In ASN.1 DER, 30 (the first byte in our public key hexdump) is the tag for a sequence. The next byte, 82, actually says that the length of this field is specified in the following two bytes (ASN.1 DER specifies rules to allow for field lengths to be longer than those that would only fit in one byte). Thus, the length of our sequence is actually 02 22, or 546 bytes. You can look up many of the tags for ASN.1 DER at this link.

If we know that this public key is ASN.1 data, let’s not do all the work ourselves and just stick it into a handy-dandy online parser. Don’t do this with sensitive data!!

This parser tells us our data looks something like this:

SEQUENCE (2 elem)
  SEQUENCE (2 elem)
    OBJECT IDENTIFIER 1.2.840.113549.1.1.1 [rsaEncryption (PKCS #1)]
    NULL
  BIT STRING (1 elem)
    SEQUENCE (2 elem)
      INTEGER (4096 bit) 68207562626546916737438667056483633235...
      INTEGER 65537

To understand what’s actually going on here, we need to look at RFC 5280, which defines the syntax for X.509 v3 certificates in ASN.1 DER notation:

SubjectPublicKeyInfo  ::=  SEQUENCE  {
     algorithm            AlgorithmIdentifier,
     subjectPublicKey     BIT STRING  }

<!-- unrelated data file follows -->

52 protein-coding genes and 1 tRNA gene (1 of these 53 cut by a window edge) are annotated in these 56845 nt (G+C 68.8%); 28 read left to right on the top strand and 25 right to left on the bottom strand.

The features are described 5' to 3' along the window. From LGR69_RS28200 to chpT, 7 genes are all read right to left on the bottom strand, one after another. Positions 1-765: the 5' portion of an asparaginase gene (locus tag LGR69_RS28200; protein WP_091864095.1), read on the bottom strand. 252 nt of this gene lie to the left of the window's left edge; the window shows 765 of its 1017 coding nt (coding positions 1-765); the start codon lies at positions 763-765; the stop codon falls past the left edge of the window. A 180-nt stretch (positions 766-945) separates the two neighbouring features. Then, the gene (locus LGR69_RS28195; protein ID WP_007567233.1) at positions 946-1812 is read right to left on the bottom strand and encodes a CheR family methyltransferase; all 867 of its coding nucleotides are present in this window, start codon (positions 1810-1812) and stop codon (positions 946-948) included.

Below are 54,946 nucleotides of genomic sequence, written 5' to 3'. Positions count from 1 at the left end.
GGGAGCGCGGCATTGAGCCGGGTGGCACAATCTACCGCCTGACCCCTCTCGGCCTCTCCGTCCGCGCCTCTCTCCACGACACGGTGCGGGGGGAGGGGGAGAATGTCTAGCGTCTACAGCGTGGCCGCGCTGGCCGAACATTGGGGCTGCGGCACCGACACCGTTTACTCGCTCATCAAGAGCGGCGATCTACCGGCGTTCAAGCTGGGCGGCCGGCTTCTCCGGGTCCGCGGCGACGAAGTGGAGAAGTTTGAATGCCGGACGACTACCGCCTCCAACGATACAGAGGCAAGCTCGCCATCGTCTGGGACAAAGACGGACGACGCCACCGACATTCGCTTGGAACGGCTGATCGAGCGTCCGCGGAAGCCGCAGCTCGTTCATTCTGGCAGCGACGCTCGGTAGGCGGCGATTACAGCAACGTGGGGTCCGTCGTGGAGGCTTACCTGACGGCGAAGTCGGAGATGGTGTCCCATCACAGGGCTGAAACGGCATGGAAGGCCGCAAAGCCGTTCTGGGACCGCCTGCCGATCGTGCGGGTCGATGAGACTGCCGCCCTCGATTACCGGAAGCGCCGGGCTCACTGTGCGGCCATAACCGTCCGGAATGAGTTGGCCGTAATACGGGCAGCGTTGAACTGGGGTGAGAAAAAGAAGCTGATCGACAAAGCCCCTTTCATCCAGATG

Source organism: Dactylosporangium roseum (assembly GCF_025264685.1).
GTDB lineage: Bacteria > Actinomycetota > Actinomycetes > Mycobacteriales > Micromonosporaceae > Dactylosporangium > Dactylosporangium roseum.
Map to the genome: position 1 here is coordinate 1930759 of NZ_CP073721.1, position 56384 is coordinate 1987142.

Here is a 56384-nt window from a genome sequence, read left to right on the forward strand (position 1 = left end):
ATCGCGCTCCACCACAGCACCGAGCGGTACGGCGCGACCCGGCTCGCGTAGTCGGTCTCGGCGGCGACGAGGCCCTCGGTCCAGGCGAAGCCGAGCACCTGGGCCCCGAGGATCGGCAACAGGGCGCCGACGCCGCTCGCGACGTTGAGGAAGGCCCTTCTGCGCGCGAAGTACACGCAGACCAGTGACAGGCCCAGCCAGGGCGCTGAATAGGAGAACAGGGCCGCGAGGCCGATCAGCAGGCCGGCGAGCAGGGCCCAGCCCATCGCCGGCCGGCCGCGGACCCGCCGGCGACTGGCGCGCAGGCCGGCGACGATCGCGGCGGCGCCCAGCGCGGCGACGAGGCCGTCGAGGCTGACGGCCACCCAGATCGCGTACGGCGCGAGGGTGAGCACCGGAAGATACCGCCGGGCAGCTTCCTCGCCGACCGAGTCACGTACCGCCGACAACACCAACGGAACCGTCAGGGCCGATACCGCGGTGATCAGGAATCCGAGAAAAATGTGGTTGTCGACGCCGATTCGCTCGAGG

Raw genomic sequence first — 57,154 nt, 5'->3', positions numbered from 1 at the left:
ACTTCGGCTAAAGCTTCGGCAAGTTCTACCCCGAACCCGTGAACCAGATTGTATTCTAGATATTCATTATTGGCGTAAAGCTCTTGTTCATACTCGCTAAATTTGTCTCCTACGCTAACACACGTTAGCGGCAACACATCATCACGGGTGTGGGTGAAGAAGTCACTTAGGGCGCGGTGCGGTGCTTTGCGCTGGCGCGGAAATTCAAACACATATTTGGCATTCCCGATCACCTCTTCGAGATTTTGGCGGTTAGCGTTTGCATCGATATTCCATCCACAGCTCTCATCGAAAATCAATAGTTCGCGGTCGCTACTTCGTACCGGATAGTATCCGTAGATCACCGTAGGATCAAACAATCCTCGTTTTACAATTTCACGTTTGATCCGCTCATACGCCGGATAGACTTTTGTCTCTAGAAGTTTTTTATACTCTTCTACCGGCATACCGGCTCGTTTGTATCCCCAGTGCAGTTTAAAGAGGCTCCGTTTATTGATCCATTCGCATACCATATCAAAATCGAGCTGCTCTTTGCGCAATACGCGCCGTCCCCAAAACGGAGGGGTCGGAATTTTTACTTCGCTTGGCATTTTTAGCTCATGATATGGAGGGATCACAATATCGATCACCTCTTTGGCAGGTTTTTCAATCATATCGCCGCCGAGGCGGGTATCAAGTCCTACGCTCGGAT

This tells us the first bit of information that we need to parse what’s going on here. We have two fields: an algorithm, and a public key. The type of the algorithm field AlgorithmIdentifier is defined in the same RFC, later on:

AlgorithmIdentifier  ::=  SEQUENCE  {
     algorithm               OBJECT IDENTIFIER,
     parameters              ANY DEFINED BY algorithm OPTIONAL  }

Thus, we can determine that the algorithm identifier in the public key that we’ve been using is 1.2.840.113549.1.1.1, which happens to be the well-known object identifier (OID) for RSA.

The next value in our public key is NULL, which means that the algorithm requires no parameters.

Now we can move into the actual contents of the public key, that BIT STRING field. It contains an ASN.1 sequence which contains two integer values: a modulus and an exponent. These two fields make up the public key.

A note before I finish this up: before this particular format (which is called PKCS8) was used, PKCS1 was (and still is) common. The PKCS1 format is simply the contents of the BIT STRING from the PKCS8 format—the sequence containing the modulus and the exponent. See RFC 8017, which contains the definition:

RSAPublicKey ::= SEQUENCE  {
     modulus           INTEGER,  -- n
     publicExponent    INTEGER   -- e  }

That’s all I have for now. I hope you learned something from reading this post; I certainly enjoyed writing it!


On top of all the different sites I linked in this post, I’d like to credit the following sources I used while doing research for this post:

Posted 2020-01-22